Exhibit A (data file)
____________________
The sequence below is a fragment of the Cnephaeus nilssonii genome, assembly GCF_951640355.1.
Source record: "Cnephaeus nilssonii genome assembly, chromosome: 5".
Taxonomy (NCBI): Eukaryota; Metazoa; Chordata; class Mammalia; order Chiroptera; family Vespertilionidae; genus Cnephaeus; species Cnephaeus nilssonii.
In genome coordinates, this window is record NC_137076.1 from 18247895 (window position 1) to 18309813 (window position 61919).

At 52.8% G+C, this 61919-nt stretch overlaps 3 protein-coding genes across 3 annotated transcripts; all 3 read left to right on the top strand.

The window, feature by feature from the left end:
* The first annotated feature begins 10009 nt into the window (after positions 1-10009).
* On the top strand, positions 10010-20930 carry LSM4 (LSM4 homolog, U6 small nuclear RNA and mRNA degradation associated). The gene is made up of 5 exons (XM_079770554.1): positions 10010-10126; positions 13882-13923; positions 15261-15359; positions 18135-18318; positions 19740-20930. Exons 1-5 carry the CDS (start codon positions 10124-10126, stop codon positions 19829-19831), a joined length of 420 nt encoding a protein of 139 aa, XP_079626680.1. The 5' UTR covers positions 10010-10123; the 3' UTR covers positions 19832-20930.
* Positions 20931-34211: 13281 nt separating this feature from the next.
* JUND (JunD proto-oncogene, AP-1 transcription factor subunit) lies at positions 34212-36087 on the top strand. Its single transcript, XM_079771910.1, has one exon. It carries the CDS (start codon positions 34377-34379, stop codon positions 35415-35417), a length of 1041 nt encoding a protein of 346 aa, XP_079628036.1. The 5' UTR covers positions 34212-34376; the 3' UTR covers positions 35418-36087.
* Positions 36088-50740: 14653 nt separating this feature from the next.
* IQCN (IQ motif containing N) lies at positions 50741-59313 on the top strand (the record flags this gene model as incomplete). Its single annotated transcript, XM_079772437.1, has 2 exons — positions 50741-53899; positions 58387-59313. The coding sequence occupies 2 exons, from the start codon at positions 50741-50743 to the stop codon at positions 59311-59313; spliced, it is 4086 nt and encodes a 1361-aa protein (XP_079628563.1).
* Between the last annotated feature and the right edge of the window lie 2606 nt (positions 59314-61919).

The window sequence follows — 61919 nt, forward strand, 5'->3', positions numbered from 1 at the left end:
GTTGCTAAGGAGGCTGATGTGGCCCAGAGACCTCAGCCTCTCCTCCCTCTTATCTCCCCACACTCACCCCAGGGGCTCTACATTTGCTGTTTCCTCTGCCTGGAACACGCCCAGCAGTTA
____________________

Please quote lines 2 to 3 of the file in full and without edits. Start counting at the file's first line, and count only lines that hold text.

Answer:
Source record: "Cnephaeus nilssonii genome assembly, chromosome: 5".
Taxonomy (NCBI): Eukaryota; Metazoa; Chordata; class Mammalia; order Chiroptera; family Vespertilionidae; genus Cnephaeus; species Cnephaeus nilssonii.